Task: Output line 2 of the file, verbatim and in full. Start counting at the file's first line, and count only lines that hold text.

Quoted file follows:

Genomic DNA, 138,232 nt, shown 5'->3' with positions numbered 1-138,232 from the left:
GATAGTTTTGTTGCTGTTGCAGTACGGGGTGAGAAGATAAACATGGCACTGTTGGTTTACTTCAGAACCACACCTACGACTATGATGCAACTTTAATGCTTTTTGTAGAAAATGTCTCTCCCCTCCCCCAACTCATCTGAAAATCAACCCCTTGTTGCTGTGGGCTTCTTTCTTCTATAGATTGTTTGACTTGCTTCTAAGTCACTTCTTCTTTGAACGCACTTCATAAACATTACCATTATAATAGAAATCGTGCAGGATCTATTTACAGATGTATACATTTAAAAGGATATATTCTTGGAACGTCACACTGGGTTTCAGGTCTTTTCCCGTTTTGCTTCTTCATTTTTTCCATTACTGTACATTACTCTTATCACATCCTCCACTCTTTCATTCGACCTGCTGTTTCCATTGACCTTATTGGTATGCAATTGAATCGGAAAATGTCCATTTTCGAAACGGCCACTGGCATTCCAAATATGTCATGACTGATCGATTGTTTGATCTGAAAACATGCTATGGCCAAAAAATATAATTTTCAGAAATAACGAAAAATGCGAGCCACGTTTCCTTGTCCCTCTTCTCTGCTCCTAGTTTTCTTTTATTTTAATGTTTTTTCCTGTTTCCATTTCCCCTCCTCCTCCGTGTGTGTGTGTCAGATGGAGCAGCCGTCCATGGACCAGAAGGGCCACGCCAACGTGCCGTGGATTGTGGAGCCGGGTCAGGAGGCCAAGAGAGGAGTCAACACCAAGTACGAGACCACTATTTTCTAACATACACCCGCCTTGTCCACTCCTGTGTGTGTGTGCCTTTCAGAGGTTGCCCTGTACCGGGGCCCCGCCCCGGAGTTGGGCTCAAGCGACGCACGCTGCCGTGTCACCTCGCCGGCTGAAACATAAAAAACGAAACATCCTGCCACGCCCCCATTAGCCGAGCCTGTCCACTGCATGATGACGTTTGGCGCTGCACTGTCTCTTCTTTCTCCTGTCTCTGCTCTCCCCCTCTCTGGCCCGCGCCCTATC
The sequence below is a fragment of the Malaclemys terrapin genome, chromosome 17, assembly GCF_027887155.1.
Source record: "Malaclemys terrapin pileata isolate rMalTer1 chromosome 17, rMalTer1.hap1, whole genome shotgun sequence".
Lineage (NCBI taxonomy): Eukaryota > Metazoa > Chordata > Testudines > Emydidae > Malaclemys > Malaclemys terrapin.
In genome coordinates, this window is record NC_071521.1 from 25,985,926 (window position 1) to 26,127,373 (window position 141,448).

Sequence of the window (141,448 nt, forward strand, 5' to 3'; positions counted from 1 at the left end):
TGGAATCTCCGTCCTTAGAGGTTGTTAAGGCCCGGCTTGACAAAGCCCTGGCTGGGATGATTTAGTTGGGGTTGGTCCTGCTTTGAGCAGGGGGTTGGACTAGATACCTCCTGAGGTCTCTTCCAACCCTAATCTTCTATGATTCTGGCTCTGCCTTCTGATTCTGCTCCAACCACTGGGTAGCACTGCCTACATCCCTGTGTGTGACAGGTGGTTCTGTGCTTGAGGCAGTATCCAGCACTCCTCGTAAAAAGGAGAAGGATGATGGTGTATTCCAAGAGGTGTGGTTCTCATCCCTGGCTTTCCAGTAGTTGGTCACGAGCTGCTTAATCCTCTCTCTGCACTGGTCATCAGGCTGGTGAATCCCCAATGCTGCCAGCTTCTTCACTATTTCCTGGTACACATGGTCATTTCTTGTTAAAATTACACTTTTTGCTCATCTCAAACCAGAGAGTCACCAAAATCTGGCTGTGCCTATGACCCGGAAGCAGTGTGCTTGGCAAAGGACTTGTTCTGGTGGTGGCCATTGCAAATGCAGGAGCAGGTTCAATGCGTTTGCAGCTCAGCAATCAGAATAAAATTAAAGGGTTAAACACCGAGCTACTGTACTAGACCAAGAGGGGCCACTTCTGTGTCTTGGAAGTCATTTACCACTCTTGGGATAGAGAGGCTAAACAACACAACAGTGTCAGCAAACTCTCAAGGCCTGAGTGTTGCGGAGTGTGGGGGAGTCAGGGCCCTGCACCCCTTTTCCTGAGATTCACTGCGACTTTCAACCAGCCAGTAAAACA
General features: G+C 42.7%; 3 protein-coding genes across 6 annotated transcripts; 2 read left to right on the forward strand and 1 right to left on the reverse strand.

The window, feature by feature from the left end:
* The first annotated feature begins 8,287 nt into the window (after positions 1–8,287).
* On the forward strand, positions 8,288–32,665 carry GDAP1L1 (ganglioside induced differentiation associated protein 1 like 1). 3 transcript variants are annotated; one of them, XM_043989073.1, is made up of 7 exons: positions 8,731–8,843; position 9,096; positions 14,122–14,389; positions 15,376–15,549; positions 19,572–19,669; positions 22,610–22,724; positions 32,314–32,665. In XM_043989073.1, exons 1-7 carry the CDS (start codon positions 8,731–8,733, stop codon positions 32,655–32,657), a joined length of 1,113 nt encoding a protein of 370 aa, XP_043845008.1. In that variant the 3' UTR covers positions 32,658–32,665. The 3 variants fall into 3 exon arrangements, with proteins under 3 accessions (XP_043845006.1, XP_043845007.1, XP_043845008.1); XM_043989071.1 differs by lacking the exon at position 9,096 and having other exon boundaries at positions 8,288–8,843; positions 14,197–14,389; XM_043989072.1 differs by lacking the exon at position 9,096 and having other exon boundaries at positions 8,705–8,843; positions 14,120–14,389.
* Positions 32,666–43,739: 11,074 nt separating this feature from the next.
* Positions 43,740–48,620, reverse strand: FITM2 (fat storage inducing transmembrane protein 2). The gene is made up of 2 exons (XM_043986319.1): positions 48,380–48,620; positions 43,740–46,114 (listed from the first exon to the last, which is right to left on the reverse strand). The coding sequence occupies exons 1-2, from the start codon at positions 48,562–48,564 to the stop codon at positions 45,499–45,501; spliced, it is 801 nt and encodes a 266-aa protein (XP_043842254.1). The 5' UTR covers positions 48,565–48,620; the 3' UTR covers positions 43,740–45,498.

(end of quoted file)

GATAGTTTTGTTGCTGTTGCAGTACGGGGTGAGAAGATAAACATGGCACTGTTGGTTTACTTCAGAACCACACCTACGACTATGATGCAACTTTAATGCTTTTTGTAGAAAATGTCTCTCCCCTCCCCCAACTCATCTGAAAATCAACCCCTTGTTGCTGTGGGCTTCTTTCTTCTATAGATTGTTTGACTTGCTTCTAAGTCACTTCTTCTTTGAACGCACTTCATAAACATTACCATTATAATAGAAATCGTGCAGGATCTATTTACAGATGTATACATTTAAAAGGATATATTCTTGGAACGTCACACTGGGTTTCAGGTCTTTTCCCGTTTTGCTTCTTCATTTTTTCCATTACTGTACATTACTCTTATCACATCCTCCACTCTTTCATTCGACCTGCTGTTTCCATTGACCTTATTGGTATGCAATTGAATCGGAAAATGTCCATTTTCGAAACGGCCACTGGCATTCCAAATATGTCATGACTGATCGATTGTTTGATCTGAAAACATGCTATGGCCAAAAAATATAATTTTCAGAAATAACGAAAAATGCGAGCCACGTTTCCTTGTCCCTCTTCTCTGCTCCTAGTTTTCTTTTATTTTAATGTTTTTTCCTGTTTCCATTTCCCCTCCTCCTCCGTGTGTGTGTGTCAGATGGAGCAGCCGTCCATGGACCAGAAGGGCCACGCCAACGTGCCGTGGATTGTGGAGCCGGGTCAGGAGGCCAAGAGAGGAGTCAACACCAAGTACGAGACCACTATTTTCTAACATACACCCGCCTTGTCCACTCCTGTGTGTGTGTGCCTTTCAGAGGTTGCCCTGTACCGGGGCCCCGCCCCGGAGTTGGGCTCAAGCGACGCACGCTGCCGTGTCACCTCGCCGGCTGAAACATAAAAAACGAAACATCCTGCCACGCCCCCATTAGCCGAGCCTGTCCACTGCATGATGACGTTTGGCGCTGCACTGTCTCTTCTTTCTCCTGTCTCTGCTCTCCCCCTCTCTGGCCCGCGCCCTATC